able to be changed or cancelled
A revocable living trust is set up during your lifetime and can be revoked at any time before death. They allow assets held in the trust to pass directly to beneficiaries without probate court proceedings and can also reduce federal estate taxes.
cannot be changed or cancelled
tax on gifts generally paid by the person making the gift rather than the recipient
the original value of an asset, such as stock, before its appreciation or depreciation
the growth in value of an asset like stock or real estate since the original purchase
the price a willing buyer and willing seller can agree on
The person receiving the gift annuity payments.
the part of an estate left after debts, taxes and specific bequests have been paid
a written and properly witnessed legal change to a will
the person named in a will to manage the estate, collect the property, pay any debt, and distribute property according to the will
A donor advised fund is an account that you set up but which is managed by a nonprofit organization. You contribute to the account, which grows tax-free. You can recommend how much (and how often) you want to distribute money from that fund to Scripps College or other charities. You cannot direct the gifts.
An endowed gift can create a new endowment or add to an existing endowment. The principal of the endowment is invested and a portion of the principal’s earnings are used each year to support our mission.
Tax on the growth in value of an asset—such as real estate or stock—since its original purchase.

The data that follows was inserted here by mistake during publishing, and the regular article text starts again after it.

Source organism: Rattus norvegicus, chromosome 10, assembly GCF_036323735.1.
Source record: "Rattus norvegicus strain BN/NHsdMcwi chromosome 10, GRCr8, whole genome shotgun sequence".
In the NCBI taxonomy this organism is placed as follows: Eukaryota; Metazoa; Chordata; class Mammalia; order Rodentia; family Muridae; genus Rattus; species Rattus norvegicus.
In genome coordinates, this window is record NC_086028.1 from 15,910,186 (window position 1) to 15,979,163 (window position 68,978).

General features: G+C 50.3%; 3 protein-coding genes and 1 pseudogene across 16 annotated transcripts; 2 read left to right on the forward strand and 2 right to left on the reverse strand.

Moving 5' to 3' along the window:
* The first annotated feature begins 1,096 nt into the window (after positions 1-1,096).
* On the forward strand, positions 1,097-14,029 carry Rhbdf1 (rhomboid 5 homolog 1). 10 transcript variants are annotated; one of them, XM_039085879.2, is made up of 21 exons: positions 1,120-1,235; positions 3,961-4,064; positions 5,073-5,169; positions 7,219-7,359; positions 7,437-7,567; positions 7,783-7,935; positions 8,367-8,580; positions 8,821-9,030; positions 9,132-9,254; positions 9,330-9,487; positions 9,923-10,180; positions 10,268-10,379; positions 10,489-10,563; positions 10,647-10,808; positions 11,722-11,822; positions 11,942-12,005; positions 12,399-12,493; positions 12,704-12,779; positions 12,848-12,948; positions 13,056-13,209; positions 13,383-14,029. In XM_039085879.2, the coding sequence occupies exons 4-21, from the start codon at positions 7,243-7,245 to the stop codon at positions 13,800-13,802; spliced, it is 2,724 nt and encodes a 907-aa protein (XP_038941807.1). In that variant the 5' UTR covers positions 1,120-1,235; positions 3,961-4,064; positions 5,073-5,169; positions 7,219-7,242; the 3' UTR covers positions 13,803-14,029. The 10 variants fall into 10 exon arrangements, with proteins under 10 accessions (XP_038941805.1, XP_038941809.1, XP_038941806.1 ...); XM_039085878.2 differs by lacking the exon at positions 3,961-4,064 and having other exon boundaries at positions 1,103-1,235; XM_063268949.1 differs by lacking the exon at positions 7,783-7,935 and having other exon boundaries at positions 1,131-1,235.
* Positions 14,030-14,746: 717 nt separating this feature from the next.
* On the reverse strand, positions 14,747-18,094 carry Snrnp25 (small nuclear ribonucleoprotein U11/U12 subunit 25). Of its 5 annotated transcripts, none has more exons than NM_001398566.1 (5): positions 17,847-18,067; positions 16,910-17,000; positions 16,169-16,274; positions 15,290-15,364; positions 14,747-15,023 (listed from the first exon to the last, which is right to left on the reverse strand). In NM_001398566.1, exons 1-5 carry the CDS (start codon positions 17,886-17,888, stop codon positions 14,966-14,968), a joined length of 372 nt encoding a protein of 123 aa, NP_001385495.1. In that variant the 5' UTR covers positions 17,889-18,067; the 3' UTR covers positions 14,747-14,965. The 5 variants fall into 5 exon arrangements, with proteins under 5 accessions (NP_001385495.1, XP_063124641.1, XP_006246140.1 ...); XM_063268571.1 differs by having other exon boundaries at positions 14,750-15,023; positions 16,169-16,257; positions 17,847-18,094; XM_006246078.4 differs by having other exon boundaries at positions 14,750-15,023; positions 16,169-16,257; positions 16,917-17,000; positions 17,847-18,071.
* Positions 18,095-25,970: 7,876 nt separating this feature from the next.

Securities, real estate or any other property having a fair market value greater than its original purchase price.
Real estate can be a personal residence, vacation home, timeshare property, farm, commercial property or undeveloped land.
A charitable remainder trust provides you or other named individuals income each year for life or a period not exceeding 20 years from assets you give to the trust you create.
You give assets to a trust that pays our organization set payments for a number of years, which you choose. The longer the length of time, the better the potential tax savings to you. When the term is up, the remaining trust assets go to you, your family or other beneficiaries you select. This is an excellent way to transfer property to family members at a minimal cost.
You fund this type of trust with cash or appreciated assets—and may qualify for a federal income tax charitable deduction when you itemize. You can also make additional gifts; each one also qualifies for a tax deduction. The trust pays you, each year, a variable amount based on a fixed percentage of the fair market value of the trust assets. When the trust terminates, the remaining principal goes to Scripps College as a lump sum.
You fund this trust with cash or appreciated assets—and may qualify for a federal income tax charitable deduction when you itemize. Each year the trust pays you or another named individual the same dollar amount you choose at the start. When the trust terminates, the remaining principal goes to Scripps College as a lump sum.
A beneficiary designation clearly identifies how specific assets will be distributed after your death.
A charitable gift annuity involves a simple contract between you and Scripps College where you agree to make a gift to Scripps College and we, in return, agree to pay you (and someone else, if you choose) a fixed amount each year for the rest of your life.